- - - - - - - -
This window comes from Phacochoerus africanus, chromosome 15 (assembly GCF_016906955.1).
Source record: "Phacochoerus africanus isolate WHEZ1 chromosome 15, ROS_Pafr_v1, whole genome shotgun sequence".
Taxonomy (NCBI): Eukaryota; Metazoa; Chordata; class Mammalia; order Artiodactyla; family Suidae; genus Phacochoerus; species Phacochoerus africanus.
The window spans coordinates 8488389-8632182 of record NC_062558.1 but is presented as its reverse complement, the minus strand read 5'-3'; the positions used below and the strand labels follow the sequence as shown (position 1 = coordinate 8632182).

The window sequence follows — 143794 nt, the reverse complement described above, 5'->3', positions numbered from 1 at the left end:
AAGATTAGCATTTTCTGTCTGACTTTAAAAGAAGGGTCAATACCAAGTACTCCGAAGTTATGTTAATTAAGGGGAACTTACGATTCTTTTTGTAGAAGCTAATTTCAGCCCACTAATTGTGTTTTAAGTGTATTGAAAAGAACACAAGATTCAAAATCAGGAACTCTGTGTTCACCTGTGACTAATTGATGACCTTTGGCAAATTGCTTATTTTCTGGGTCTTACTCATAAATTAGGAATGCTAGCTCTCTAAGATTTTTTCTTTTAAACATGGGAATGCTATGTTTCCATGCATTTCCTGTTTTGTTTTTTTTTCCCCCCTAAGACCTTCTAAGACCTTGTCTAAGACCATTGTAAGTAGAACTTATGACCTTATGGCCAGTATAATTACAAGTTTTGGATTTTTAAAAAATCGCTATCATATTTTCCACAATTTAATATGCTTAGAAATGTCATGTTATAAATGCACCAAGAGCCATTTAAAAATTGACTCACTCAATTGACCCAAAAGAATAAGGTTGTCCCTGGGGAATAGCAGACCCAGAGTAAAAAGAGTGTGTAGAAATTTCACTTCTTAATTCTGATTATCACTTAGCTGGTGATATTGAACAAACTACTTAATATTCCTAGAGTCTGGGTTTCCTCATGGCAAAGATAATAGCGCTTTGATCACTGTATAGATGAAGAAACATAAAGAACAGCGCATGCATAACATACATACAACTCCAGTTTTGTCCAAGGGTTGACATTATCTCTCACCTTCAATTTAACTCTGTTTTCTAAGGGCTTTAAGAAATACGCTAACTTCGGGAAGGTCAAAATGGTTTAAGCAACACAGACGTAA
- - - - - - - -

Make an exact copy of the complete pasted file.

This window comes from Phacochoerus africanus, chromosome 15 (assembly GCF_016906955.1).
Source record: "Phacochoerus africanus isolate WHEZ1 chromosome 15, ROS_Pafr_v1, whole genome shotgun sequence".
Taxonomy (NCBI): Eukaryota; Metazoa; Chordata; class Mammalia; order Artiodactyla; family Suidae; genus Phacochoerus; species Phacochoerus africanus.
The window spans coordinates 8488389-8632182 of record NC_062558.1 but is presented as its reverse complement, the minus strand read 5'-3'; the positions used below and the strand labels follow the sequence as shown (position 1 = coordinate 8632182).

The window sequence follows — 143794 nt, the reverse complement described above, 5'->3', positions numbered from 1 at the left end:
AAGATTAGCATTTTCTGTCTGACTTTAAAAGAAGGGTCAATACCAAGTACTCCGAAGTTATGTTAATTAAGGGGAACTTACGATTCTTTTTGTAGAAGCTAATTTCAGCCCACTAATTGTGTTTTAAGTGTATTGAAAAGAACACAAGATTCAAAATCAGGAACTCTGTGTTCACCTGTGACTAATTGATGACCTTTGGCAAATTGCTTATTTTCTGGGTCTTACTCATAAATTAGGAATGCTAGCTCTCTAAGATTTTTTCTTTTAAACATGGGAATGCTATGTTTCCATGCATTTCCTGTTTTGTTTTTTTTTCCCCCCTAAGACCTTCTAAGACCTTGTCTAAGACCATTGTAAGTAGAACTTATGACCTTATGGCCAGTATAATTACAAGTTTTGGATTTTTAAAAAATCGCTATCATATTTTCCACAATTTAATATGCTTAGAAATGTCATGTTATAAATGCACCAAGAGCCATTTAAAAATTGACTCACTCAATTGACCCAAAAGAATAAGGTTGTCCCTGGGGAATAGCAGACCCAGAGTAAAAAGAGTGTGTAGAAATTTCACTTCTTAATTCTGATTATCACTTAGCTGGTGATATTGAACAAACTACTTAATATTCCTAGAGTCTGGGTTTCCTCATGGCAAAGATAATAGCGCTTTGATCACTGTATAGATGAAGAAACATAAAGAACAGCGCATGCATAACATACATACAACTCCAGTTTTGTCCAAGGGTTGACATTATCTCTCACCTTCAATTTAACTCTGTTTTCTAAGGGCTTTAAGAAATACGCTAACTTCGGGAAGGTCAAAATGGTTTAAGCAACACAGACGTAA